Jan 12, 2008

the climate project

i left san francisco last night and landed in DC this morning at 5.30am, checked in, showered, and then headed out to the climate project's DC area regional reunion. it's been about a year since the first climate project presenters were trained at session 1 in nashville, and this was billed as an opportunity for presenters on the east coast to get together and compare stories of a year in the field trying to change mindsets about climate change and spur people to action. i was attending at the last minute to share what i usually call the "how technology can help you tell the story and change the world" presentation which i'll get around to posting some time: a show-and-tell of how the new new media lets people tell powerful stories to big audiences and keep them constantly engaged. the hope was that we'd be able to figure out which of these tools resonated most with the presenters and then find some way of incorporating these into the training curriculum.

i had no idea what to expect when i showed up at the chevy chase village hall. it turned out to be about 70 people in weekend casual who had paid their own way to chevy chase from as far away as new brunswick in canada and boulder, colorado. they were deeply passionate about climate change education in a way that is entirely unlike anything i've seen before -- complex, multivariate causes like climate change only infrequently call forth this kind of devotion (i think they are too difficult to understand). after a 10-hour day, a small group went to dinner and i followed along. i haven't seen people as happy to be doing what they're doing in a long time.

winning a spot at a training session to become a presenter is tough. less than 5% of applicants make it to nashville but those 200 people in each training session come from a gratifyingly broad range of backgrounds. in this reunion (which gathered 70 out of about 1700 trained presenters worldwide), there was a high school senior, a professor at middlebury, an "IT Professional," several business types, doctoral candidates, teachers -- all of whom had paid their own way to nashville and who continue to spend time and money preparing presentations about climate change and delivering them to anyone who will listen. one woman from canada took a bus twelve hours into the boreal north, to the cree country, to present to a cree village. the elders didn't speak english and she had to be translated into cree as she went slide by slide through her presentation. they stumbled on images of penguins in the antarctic: the cree have no word for penguin. it was a surreal and dream-like image right out of star trek, of an envoy from the warming world traveling many hours to the north to tell of birds in the far south for which there are no words.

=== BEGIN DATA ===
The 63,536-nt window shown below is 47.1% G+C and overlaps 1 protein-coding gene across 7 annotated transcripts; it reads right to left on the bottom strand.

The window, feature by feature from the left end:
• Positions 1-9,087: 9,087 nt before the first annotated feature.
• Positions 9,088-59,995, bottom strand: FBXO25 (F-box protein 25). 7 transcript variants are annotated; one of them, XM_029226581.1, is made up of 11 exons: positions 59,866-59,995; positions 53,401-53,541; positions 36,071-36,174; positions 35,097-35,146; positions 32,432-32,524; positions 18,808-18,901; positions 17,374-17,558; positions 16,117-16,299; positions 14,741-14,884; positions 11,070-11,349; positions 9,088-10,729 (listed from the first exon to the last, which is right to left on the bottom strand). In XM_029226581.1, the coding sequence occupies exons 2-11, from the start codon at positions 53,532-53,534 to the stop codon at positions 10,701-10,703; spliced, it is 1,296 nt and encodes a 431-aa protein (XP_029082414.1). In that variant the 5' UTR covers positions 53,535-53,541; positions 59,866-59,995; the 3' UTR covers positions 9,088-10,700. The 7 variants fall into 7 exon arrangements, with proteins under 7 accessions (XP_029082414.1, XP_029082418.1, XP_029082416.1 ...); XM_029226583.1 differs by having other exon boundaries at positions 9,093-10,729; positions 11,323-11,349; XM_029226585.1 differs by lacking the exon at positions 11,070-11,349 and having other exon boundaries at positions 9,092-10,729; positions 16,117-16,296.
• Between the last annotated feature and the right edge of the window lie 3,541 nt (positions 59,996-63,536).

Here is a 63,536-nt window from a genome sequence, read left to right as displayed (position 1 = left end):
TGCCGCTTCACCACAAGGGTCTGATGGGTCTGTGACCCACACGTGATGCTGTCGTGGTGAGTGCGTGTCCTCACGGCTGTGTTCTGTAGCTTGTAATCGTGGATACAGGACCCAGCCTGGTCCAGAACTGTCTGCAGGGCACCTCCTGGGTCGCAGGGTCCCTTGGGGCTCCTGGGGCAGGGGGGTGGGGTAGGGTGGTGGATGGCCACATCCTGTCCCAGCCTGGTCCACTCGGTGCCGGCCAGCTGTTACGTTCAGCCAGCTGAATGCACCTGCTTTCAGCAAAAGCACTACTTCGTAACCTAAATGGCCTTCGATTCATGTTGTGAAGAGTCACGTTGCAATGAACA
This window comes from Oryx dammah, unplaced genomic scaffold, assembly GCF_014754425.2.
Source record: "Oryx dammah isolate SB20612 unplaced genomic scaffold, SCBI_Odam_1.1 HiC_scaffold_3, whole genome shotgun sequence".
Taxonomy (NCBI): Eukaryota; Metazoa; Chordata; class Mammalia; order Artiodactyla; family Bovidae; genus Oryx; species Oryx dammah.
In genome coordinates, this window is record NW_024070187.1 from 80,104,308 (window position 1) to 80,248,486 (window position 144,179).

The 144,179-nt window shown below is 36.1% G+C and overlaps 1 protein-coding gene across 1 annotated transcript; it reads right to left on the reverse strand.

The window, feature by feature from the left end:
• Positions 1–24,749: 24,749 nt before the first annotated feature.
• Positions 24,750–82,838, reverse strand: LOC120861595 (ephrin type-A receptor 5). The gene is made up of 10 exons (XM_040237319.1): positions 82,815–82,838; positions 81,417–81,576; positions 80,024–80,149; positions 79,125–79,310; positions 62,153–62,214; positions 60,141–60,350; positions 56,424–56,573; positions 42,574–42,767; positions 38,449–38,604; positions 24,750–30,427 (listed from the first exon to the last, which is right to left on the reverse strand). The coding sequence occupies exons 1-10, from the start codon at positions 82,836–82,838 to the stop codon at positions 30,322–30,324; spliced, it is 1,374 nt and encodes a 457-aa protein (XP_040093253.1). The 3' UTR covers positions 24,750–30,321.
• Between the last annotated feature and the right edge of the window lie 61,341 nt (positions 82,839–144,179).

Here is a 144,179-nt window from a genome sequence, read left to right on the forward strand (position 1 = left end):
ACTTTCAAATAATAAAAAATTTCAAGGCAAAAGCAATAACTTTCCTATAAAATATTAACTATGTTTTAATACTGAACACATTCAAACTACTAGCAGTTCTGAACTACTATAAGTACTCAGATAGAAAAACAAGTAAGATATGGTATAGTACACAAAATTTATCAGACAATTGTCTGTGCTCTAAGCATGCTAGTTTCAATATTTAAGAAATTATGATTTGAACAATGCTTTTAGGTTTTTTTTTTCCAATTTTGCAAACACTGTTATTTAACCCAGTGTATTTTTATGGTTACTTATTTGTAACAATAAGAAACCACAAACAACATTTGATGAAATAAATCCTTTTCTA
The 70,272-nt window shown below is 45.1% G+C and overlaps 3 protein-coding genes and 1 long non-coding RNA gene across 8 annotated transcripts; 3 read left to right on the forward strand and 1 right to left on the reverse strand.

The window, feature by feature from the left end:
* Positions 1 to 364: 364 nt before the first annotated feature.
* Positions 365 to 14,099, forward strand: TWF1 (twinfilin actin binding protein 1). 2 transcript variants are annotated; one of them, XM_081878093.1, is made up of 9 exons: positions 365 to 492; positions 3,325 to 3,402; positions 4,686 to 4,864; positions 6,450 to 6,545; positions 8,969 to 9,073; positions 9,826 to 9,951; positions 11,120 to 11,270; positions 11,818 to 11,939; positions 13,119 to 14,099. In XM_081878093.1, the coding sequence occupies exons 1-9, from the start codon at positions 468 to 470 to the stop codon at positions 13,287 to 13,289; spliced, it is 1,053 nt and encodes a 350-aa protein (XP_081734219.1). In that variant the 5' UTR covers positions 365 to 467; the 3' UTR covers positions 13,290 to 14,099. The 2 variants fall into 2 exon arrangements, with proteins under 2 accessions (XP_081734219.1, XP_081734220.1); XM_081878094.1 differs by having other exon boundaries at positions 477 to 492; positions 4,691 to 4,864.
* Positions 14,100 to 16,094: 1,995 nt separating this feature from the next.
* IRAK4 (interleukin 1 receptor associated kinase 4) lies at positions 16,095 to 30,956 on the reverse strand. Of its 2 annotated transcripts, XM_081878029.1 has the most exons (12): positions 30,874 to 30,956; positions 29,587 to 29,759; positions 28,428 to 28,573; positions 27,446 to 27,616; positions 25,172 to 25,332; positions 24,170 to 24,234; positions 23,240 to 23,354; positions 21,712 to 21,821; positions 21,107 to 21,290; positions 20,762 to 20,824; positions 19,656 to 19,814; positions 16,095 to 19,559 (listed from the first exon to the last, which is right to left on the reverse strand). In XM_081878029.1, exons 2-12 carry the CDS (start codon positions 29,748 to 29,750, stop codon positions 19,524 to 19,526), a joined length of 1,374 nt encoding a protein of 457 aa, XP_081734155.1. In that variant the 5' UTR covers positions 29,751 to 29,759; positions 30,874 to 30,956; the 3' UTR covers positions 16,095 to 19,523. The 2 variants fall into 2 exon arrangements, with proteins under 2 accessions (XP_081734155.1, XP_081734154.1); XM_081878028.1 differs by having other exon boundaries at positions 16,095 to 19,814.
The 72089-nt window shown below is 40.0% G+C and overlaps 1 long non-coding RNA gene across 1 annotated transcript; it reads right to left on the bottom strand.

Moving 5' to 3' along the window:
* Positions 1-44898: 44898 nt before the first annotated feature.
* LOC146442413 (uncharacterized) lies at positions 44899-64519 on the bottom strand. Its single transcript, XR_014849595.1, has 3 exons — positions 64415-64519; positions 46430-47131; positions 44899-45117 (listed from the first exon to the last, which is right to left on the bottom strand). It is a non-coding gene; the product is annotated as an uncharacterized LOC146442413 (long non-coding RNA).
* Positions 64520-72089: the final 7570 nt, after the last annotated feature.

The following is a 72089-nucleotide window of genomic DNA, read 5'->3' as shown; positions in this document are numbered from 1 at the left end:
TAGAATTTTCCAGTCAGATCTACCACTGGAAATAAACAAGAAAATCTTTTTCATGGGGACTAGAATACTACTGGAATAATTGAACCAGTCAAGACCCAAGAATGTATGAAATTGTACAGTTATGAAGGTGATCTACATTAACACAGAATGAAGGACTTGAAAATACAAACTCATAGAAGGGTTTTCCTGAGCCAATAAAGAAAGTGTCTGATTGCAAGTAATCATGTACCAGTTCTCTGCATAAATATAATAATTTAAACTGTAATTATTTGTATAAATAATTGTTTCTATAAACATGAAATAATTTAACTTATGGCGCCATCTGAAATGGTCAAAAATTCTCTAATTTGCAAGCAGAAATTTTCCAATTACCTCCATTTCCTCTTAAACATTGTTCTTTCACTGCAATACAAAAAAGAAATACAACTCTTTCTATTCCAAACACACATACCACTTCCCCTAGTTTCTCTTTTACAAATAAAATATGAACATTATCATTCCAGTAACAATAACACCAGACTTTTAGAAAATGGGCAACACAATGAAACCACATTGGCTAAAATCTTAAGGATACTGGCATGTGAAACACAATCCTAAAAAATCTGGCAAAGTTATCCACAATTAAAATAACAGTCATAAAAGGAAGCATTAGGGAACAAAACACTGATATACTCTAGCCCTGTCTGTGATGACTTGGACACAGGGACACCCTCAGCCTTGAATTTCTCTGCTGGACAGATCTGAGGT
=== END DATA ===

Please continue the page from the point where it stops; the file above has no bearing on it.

i heard paul hawken talk about blessed unrest last year at google. in it, he describes the tremendous and diffuse (hence nearly invisible) rise in movements in support of good causes -- as if the world has become a tremendous organism undergoing some kind of collective effervescence. as he puts it, "if you look at the science that describes what is happening on earth today and aren't pessimistic, you don't have the current data. if you meet the people in this unnamed movement and aren't optimistic, you haven't got a heart." it felt just like that.

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